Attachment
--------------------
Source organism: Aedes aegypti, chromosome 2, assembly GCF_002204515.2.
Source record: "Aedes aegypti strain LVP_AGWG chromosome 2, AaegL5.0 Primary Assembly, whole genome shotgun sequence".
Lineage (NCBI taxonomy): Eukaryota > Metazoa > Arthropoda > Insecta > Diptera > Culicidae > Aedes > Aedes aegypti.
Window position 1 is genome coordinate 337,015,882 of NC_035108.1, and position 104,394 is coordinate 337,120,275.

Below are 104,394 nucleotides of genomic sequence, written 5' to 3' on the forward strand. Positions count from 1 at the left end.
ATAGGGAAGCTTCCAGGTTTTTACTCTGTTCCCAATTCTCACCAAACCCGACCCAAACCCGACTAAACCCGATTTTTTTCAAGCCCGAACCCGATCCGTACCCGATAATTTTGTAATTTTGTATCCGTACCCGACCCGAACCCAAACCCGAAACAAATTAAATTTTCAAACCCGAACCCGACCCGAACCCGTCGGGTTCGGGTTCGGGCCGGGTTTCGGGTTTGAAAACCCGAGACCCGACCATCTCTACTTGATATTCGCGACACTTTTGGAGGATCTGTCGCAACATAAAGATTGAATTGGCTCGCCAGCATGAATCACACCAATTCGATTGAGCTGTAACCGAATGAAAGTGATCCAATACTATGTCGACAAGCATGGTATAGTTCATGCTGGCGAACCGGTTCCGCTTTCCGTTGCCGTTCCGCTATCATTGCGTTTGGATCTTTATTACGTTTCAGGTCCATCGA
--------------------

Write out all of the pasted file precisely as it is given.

Source organism: Aedes aegypti, chromosome 2, assembly GCF_002204515.2.
Source record: "Aedes aegypti strain LVP_AGWG chromosome 2, AaegL5.0 Primary Assembly, whole genome shotgun sequence".
Lineage (NCBI taxonomy): Eukaryota > Metazoa > Arthropoda > Insecta > Diptera > Culicidae > Aedes > Aedes aegypti.
Window position 1 is genome coordinate 337,015,882 of NC_035108.1, and position 104,394 is coordinate 337,120,275.

Below are 104,394 nucleotides of genomic sequence, written 5' to 3' on the forward strand. Positions count from 1 at the left end.
ATAGGGAAGCTTCCAGGTTTTTACTCTGTTCCCAATTCTCACCAAACCCGACCCAAACCCGACTAAACCCGATTTTTTTCAAGCCCGAACCCGATCCGTACCCGATAATTTTGTAATTTTGTATCCGTACCCGACCCGAACCCAAACCCGAAACAAATTAAATTTTCAAACCCGAACCCGACCCGAACCCGTCGGGTTCGGGTTCGGGCCGGGTTTCGGGTTTGAAAACCCGAGACCCGACCATCTCTACTTGATATTCGCGACACTTTTGGAGGATCTGTCGCAACATAAAGATTGAATTGGCTCGCCAGCATGAATCACACCAATTCGATTGAGCTGTAACCGAATGAAAGTGATCCAATACTATGTCGACAAGCATGGTATAGTTCATGCTGGCGAACCGGTTCCGCTTTCCGTTGCCGTTCCGCTATCATTGCGTTTGGATCTTTATTACGTTTCAGGTCCATCGA